No brakes. No clutch. No transmission.
No problem. This 1926 Harley-Davidson “Peashooter” was, after all, a full-on factory racer. Anything that didn’t help it go faster was just dead weight that was removed in a quest for victory.
In the late ’20s, the fledgling AMA held races in a variety of engine classes, and the smallest was the 21-cubic-inch (350cc) class. This single-cylinder Harley, now owned by Bruce Linsday of Chagrin Falls, Ohio, is an example of the bikes that usually led the standings.
Its serial number indicates that it was the second Peashooter made that year, which means it was almost certainly piloted by a factory racer.
Based loosely on the production version of the same bike, the overhead-valve factory racer-both side-valve and overhead-valve versions were available to the public-was much more purpose-built. Its frame was shortened, a minimal telescopic fork was added, and the whole package weighed in at a mere 215 pounds.
The 350cc motor, with its exposed valve train and vestigial exhaust pipes, differed markedly from the production version, having the full benefit of the Harley factory tuners. Racing engines had a good 30 mph or more on the production versions, reportedly topping out at nearly 100 mph.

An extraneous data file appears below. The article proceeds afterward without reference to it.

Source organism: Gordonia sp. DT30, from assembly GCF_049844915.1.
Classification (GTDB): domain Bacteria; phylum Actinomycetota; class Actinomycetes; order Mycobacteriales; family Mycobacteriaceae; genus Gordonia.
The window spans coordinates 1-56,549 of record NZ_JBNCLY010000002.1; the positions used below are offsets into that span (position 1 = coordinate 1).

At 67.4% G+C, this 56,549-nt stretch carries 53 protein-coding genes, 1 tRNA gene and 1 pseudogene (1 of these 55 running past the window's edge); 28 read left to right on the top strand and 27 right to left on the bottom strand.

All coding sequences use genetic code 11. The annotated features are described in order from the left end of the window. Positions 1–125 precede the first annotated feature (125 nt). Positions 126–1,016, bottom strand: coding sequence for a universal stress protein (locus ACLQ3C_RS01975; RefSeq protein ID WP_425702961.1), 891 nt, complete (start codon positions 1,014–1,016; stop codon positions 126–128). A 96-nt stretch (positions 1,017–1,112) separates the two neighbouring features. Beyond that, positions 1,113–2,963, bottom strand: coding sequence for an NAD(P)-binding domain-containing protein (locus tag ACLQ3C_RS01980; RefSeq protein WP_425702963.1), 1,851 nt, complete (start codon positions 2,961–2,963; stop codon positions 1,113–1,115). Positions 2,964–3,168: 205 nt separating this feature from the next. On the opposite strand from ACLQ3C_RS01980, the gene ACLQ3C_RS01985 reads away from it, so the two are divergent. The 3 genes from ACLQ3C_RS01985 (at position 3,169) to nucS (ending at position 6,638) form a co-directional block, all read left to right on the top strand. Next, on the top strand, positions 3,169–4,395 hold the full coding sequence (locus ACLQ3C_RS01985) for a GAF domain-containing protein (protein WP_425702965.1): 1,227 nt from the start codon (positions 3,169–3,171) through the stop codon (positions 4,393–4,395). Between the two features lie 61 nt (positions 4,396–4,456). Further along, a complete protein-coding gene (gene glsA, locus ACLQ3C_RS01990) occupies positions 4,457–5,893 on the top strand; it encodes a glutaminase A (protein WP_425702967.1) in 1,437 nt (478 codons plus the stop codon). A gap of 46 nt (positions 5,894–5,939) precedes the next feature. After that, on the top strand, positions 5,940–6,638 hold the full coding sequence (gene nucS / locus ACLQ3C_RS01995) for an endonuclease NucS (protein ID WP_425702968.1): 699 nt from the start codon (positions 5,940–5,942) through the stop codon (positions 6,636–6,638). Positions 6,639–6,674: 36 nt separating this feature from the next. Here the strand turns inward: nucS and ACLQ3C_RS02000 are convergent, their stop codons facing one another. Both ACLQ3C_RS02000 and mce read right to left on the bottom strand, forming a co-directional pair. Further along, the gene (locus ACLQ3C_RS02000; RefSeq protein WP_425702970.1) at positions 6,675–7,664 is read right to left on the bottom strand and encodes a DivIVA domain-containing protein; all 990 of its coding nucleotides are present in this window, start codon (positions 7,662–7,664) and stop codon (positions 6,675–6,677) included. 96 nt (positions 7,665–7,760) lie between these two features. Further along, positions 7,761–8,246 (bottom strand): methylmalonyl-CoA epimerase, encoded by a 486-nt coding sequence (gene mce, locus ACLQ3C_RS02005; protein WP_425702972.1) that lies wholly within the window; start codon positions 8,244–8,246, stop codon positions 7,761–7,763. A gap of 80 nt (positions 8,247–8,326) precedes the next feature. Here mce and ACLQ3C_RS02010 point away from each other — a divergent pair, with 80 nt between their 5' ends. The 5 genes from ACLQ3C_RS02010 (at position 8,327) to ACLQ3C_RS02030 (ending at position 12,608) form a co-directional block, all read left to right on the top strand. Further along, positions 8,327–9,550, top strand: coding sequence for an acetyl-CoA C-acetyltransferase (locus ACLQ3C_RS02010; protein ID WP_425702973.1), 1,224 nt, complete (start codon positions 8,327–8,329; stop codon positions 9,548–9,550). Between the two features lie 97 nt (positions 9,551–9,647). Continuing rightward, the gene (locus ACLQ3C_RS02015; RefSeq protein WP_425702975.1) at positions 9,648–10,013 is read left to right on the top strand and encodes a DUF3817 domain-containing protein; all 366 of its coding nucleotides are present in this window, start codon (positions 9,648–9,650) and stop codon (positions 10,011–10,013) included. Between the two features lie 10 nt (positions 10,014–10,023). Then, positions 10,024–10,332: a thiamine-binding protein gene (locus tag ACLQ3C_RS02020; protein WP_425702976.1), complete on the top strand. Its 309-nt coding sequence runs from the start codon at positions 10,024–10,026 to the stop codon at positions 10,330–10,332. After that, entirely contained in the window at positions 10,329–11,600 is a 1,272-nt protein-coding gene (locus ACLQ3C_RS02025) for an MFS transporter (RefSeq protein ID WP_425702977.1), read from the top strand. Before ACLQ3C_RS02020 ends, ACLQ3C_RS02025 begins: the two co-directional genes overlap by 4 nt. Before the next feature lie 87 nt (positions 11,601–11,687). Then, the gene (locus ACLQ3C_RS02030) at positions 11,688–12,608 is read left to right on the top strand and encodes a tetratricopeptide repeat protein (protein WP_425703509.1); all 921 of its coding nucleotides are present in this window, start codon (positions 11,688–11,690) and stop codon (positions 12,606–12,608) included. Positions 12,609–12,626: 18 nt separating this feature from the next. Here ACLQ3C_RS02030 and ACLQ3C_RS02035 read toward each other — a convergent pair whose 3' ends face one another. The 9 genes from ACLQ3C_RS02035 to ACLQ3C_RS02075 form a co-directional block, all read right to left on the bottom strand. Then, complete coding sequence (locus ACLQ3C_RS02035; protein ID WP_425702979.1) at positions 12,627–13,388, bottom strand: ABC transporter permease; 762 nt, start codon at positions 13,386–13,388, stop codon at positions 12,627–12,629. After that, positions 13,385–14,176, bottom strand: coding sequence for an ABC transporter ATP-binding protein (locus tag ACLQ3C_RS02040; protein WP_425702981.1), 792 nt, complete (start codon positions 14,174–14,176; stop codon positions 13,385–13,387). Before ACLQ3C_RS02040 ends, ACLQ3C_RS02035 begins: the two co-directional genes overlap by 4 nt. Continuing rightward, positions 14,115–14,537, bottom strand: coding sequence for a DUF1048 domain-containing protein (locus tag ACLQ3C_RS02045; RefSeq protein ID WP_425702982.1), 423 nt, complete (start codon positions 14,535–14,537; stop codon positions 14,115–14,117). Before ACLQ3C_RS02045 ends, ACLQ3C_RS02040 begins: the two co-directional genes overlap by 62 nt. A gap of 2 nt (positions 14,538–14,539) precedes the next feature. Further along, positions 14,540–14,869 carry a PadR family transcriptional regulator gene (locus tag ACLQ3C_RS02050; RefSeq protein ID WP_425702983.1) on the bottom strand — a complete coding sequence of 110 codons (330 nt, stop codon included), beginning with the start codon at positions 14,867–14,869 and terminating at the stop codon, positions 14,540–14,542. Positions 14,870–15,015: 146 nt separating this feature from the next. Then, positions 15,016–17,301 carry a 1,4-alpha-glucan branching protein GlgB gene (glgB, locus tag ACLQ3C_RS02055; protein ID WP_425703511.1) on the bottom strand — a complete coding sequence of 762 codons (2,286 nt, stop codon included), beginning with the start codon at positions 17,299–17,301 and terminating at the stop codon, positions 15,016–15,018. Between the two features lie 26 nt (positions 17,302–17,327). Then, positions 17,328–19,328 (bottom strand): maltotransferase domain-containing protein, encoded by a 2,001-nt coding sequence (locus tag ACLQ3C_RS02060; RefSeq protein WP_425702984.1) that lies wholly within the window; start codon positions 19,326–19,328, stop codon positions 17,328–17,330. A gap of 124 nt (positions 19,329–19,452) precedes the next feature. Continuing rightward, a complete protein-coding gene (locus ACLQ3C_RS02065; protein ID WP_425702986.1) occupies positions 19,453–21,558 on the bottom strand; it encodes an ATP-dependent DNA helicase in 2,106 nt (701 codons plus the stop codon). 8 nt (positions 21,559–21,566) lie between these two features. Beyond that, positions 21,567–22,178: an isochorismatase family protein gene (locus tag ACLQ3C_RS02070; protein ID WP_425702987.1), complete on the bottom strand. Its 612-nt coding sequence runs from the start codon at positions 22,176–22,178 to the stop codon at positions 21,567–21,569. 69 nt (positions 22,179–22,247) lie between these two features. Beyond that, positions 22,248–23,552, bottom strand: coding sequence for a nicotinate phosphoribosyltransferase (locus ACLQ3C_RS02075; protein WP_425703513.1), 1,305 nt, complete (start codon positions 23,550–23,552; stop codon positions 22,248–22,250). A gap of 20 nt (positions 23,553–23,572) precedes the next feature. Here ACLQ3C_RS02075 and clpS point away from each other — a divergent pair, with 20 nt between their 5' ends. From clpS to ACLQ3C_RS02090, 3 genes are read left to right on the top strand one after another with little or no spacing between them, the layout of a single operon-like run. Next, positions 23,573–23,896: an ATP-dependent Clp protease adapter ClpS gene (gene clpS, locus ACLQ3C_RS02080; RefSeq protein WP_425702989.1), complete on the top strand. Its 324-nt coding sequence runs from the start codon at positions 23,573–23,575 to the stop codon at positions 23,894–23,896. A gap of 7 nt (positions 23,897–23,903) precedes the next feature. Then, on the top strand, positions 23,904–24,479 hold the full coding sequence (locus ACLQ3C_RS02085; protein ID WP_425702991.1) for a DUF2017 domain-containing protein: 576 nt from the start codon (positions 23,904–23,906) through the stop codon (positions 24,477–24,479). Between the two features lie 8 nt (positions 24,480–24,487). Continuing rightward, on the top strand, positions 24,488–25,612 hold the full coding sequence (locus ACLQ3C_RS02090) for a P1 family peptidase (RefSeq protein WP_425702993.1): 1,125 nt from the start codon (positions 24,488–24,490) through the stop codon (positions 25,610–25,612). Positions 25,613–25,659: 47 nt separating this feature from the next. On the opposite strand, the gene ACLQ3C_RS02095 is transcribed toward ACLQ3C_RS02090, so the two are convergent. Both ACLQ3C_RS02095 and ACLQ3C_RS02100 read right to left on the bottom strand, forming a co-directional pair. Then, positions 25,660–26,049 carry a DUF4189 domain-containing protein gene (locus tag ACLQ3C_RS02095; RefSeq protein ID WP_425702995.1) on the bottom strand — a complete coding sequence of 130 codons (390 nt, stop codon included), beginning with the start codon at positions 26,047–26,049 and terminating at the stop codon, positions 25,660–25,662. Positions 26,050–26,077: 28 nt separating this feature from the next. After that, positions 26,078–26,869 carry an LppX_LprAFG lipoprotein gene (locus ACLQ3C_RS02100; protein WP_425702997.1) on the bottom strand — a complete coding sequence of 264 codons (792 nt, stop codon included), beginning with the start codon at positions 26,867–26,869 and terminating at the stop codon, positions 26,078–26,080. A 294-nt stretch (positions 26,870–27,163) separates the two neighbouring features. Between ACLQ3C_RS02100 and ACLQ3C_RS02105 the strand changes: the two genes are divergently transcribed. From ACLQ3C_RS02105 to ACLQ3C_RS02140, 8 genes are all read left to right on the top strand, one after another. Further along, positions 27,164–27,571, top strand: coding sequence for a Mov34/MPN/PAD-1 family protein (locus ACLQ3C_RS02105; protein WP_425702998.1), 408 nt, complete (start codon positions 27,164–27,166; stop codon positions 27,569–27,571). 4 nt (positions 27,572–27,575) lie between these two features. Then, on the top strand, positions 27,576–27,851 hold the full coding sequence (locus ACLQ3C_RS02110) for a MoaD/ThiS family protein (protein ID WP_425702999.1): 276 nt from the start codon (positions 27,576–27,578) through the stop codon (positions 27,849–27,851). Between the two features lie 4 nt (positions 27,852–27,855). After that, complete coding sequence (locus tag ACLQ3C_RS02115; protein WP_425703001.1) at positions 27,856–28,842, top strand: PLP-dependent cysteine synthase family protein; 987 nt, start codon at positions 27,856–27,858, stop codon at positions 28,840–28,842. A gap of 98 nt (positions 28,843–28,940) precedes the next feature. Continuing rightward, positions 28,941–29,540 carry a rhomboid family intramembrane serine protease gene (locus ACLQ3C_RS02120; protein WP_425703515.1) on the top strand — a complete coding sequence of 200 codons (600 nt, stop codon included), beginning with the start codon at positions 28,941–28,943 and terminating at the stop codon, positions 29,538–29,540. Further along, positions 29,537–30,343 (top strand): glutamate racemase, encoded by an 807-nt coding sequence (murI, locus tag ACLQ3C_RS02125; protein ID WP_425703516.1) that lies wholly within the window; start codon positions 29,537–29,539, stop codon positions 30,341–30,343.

Part of the idea behind the 21-inch class was to help make racing on rickety board tracks and dirt ovals safer by lowering speeds. But it didn’t work for long.
“After a short time, they had the little ones going nearly as fast as the big ones,” Linsday says. “That’s just how racing is.”
As it does today, racing also served as a showcase to boost sales, and the racetrack results for the Peashooter helped give the production version a moderate sales boost. They were purchased both as racers and everyday bikes. The Peashooters were even shipped overseas, seeing competition in speedway events and becoming a popular lightweight sporting motorcycle for European enthusiasts.
This particular Peashooter surfaced 15 years ago at a swap meet in Carlisle, Pennsylvania, where Linsday saw it and snapped it up. Using photos from the Harley archives, he completely restored it.
“I’m always looking for old motorcycles,” Linsday says. “This just happens to be a really unique one.”
Having survived its dangerous job as a board-track racer, this Peashooter was previously on display at the Motorcycle Hall of Fame Museum at AMA headquarters in Pickerington, Ohio-on a replica section of board-track.